Minor Family Matters.

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Our drive 2015

Paul and I have had a Morris in the family for as far back as I can remember. On our first date Paul turned up in a 1969 green Morris Minor Traveller. I was horrified!There I was dressed up to the nines ready for a ‘posh’ night out. I did not expect to be ‘taken out’ in a midwife or school master’s car as I associated the Minor’s with back then. I wasn’t too impressed (with the car) and my friends, well… they found it highly amusing. However, I soon got used to it. It was fun, different and above all cheap to run. Since then we have had many more.

 

Our favourite was a maroon one which we part-exchanged for a Ford Sierra. Originally manufactured in 1962, it was sound and still going strong. We went everywhere in it. The kids hated it! They were just at that teenage in-between age so if they misbehaved, their punishment was to be taken to school in the Moggie-or worse Paul would wave at their friends as he passed them whilst the kids would hide down in the back seat, trying to go incognito and praying their friends did not see them. They really did not appreciate their dad driving round and round the roundabout like Mr Bean- ‘You’re so not funny dad!’ was the usual remark.

 

Nothing Changes

 

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  Taken outside our (then) house 25 years ago.

 

Even worse, one day Paul turned up in a Morris Minor van he just had to buy. ‘Oh my God’ the kids declared ‘Dad thinks he’s Postman Pat!’ and to make matters worse he bought a Postman Pat tape and played it full blast from the homemade converted tape machine- stuck together with masking tape. ‘Mum tell him… why can’t we have a proper car… like normal people?’ The van had a ‘custom’ makeover. It had blacked-out port-holes for windows and the interior resembled ‘a tart’s boudoir’ with its pink padded draylon and cushions.

 

Besides the two we already had Paul found a Morris Minor saloon in Exchange & Mart, only £40.00 a bargain he said. (I wish it were the same nowadays) so by now we were well on our way to having the full set-our own Morris Minor collection. We had plans to move to the coast, so I’m afraid the cars had to go… well most of them. We kept the maroon one which, due to a misunderstanding got scrapped in 1997. (Hubby left it in a friend’s yard, and the scrap man took it away.)

 

We did not get another one until 2011. This time a complete wreck that (still) needs an extensive restoration. In 2013 Paul bought the Morris Traveller we drive now, bought unseen, it arrived on a transporter from the UK. Fortunately, we are really pleased with it. The only thing is my drive is once again becoming cluttered with Morris Minor’s… some things never change.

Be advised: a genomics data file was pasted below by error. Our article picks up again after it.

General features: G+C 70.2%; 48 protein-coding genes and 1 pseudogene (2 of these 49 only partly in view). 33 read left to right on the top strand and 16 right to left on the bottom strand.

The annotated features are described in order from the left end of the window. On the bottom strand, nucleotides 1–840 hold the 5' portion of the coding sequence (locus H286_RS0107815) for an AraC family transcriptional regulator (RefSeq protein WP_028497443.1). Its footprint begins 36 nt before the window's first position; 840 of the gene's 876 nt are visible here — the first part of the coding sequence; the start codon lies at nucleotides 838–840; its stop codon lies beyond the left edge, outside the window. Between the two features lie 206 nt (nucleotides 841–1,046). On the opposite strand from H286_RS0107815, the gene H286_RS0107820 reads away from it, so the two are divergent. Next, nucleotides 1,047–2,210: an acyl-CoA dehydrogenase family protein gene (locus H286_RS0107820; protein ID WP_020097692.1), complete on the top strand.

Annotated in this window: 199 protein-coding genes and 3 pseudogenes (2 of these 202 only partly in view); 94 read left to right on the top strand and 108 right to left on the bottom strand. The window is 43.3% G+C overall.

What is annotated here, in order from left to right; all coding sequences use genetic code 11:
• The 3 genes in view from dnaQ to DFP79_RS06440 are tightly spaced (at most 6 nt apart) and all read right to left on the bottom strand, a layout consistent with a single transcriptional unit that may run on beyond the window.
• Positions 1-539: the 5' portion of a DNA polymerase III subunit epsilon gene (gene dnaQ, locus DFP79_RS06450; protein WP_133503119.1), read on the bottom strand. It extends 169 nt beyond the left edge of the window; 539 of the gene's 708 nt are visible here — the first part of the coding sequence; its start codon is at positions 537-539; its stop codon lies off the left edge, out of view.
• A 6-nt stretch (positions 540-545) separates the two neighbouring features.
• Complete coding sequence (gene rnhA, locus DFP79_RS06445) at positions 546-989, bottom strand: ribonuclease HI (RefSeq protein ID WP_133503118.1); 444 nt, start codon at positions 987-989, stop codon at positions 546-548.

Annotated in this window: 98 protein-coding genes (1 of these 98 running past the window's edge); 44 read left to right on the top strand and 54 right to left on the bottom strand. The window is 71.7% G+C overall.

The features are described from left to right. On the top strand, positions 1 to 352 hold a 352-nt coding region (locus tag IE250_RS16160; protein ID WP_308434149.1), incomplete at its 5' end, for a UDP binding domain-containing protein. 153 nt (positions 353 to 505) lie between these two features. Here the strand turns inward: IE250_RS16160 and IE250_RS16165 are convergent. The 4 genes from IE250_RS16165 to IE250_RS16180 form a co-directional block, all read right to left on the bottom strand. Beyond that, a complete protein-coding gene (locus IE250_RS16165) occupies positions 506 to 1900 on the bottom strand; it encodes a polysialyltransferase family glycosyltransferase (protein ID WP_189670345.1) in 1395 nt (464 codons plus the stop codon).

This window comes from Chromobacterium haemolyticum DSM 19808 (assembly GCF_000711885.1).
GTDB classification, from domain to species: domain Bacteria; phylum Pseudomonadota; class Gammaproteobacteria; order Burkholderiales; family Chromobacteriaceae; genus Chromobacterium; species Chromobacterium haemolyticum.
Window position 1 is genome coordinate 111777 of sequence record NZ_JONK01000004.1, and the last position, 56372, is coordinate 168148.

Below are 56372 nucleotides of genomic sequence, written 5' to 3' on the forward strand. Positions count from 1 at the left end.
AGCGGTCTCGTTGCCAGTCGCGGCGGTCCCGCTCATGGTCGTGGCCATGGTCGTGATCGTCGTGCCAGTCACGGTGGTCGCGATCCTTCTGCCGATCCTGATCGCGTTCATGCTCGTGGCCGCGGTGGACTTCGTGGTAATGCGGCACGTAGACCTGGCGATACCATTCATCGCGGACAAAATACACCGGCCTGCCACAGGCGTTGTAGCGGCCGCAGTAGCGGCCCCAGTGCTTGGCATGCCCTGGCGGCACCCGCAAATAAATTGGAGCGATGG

Now for the Science.

 

The Morris Minor first emerged from Alec Issigonis’s sketch pad around 1943 and launched at the 1948 Earls Court Motor Show and quickly became the star attraction in the small car sector; its clean, modern styling and technical ingenuity put it ahead of not just its immediate rivals, but also many larger saloons. The war was won, and people were fed up with years of austerity and rationing. They had enjoyed driving in the Army and were looking for a small (ish) economical car for their families. Issigonis delivered a stylish, roomy car which was affordable to the working class.

 

The Morris had a monocoque modern body shell, and independent front suspension. Gone were the separate running boards, wings and chassis. Furthermore, Issigonis had purposely designed small wheels for the car giving the car a ‘big car’ look. Lord Nuffield (William Morris) the owner of Morris was not over-keen on Issigonis’s radical design and referred to the Minor (saloon) as ‘a poached egg.’

 

Initially two versions were available. The two door saloon, and the more expensive ‘convertible’. Followed, by the 4 door saloon which was introduced in 1950, and the Traveller in 1953. The Minor’s versatility was further shown in its light van and pick-up variants, the former being much favoured by the Royal Mail (or the GPO as it was known). The cars were built at Cowley, although production was eventually switched to the Morris Commercial Vehicles site in Birmingham.

 

Such was the appeal of the Minor that over 1.6 million vehicles were built over its 23 year life-span. Production finally ceased in 1971 with the Traveller and light van being the last Minors built.

 

The Morris continues to be popular, a contemporary classic, and can often be seen in Television soaps and dramas.

 

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